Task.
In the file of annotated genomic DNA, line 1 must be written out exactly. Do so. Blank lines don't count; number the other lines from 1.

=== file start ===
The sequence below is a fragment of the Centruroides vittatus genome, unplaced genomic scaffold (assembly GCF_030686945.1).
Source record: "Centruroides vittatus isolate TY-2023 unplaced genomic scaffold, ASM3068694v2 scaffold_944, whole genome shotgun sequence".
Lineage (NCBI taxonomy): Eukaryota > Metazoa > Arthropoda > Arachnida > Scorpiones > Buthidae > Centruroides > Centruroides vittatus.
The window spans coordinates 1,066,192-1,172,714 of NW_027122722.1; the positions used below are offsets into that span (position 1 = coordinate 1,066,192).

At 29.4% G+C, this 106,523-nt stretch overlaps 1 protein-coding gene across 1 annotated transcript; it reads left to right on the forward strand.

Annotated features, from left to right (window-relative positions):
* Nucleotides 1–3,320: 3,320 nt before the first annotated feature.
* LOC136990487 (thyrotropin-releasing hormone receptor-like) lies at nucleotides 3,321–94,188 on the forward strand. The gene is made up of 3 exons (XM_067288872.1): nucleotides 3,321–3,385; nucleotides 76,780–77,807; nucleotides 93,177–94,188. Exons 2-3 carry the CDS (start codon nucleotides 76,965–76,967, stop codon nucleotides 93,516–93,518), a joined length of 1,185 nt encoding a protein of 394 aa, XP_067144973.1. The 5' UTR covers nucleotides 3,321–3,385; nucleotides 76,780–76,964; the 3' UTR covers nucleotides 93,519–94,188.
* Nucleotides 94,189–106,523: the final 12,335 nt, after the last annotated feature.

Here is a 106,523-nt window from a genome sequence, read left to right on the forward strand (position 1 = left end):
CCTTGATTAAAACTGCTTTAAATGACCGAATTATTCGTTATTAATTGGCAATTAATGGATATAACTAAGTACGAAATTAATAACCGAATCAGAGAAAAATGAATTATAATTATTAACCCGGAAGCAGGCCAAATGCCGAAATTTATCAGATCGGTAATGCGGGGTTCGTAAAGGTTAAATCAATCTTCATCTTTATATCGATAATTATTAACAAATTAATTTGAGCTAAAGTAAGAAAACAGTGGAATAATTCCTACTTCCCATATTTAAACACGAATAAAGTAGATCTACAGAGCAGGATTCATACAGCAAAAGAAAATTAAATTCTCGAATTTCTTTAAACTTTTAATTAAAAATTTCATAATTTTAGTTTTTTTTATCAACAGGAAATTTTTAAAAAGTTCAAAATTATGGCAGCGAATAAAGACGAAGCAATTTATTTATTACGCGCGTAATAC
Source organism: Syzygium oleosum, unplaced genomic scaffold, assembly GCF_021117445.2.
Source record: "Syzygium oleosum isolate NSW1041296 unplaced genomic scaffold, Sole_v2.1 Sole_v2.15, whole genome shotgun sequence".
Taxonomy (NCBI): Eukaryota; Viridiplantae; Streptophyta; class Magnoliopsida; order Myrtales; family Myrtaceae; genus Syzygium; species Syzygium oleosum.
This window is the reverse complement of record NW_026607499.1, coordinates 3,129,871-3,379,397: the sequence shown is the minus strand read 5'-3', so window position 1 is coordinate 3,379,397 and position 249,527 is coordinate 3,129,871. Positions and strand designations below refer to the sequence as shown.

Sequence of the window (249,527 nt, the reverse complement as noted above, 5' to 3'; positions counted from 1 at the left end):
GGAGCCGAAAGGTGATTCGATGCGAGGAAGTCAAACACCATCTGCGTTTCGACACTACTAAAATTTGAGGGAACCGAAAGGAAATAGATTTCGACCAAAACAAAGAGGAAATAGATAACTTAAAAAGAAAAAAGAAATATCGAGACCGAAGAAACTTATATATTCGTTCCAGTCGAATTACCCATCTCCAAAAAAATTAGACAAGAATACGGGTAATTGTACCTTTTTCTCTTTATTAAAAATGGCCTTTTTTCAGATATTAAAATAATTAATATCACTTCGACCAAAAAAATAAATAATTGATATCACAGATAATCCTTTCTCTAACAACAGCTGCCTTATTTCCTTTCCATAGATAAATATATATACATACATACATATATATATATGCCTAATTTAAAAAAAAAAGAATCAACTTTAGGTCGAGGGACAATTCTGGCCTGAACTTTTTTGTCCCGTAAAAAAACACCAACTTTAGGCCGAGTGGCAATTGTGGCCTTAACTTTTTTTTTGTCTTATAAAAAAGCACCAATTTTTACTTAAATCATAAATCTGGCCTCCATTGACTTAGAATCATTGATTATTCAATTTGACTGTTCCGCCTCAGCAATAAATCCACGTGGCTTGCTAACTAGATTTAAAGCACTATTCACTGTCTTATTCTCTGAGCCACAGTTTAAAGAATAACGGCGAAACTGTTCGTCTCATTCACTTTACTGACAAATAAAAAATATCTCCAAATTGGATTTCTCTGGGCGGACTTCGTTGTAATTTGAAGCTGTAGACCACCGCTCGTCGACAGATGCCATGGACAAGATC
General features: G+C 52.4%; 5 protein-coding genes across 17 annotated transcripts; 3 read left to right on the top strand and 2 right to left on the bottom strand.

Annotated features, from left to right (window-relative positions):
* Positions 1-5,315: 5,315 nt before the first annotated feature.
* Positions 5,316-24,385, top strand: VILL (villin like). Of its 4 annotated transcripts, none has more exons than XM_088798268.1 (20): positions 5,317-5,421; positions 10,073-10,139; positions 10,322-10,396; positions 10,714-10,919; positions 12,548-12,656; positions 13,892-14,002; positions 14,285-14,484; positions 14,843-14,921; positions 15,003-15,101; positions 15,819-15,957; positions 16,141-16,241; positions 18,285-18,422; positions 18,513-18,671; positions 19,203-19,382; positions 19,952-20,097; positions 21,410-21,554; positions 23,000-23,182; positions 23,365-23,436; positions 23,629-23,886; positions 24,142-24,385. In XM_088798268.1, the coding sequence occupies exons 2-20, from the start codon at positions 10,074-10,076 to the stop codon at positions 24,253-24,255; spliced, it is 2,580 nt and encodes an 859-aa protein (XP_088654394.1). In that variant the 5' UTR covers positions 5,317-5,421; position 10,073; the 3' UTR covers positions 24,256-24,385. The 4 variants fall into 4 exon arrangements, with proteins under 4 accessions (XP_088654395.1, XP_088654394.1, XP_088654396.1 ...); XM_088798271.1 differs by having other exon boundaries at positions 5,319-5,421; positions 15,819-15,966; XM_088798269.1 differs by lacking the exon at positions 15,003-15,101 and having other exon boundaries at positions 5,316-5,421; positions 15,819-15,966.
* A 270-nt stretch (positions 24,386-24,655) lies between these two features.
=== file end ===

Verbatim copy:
The sequence below is a fragment of the Centruroides vittatus genome, unplaced genomic scaffold (assembly GCF_030686945.1).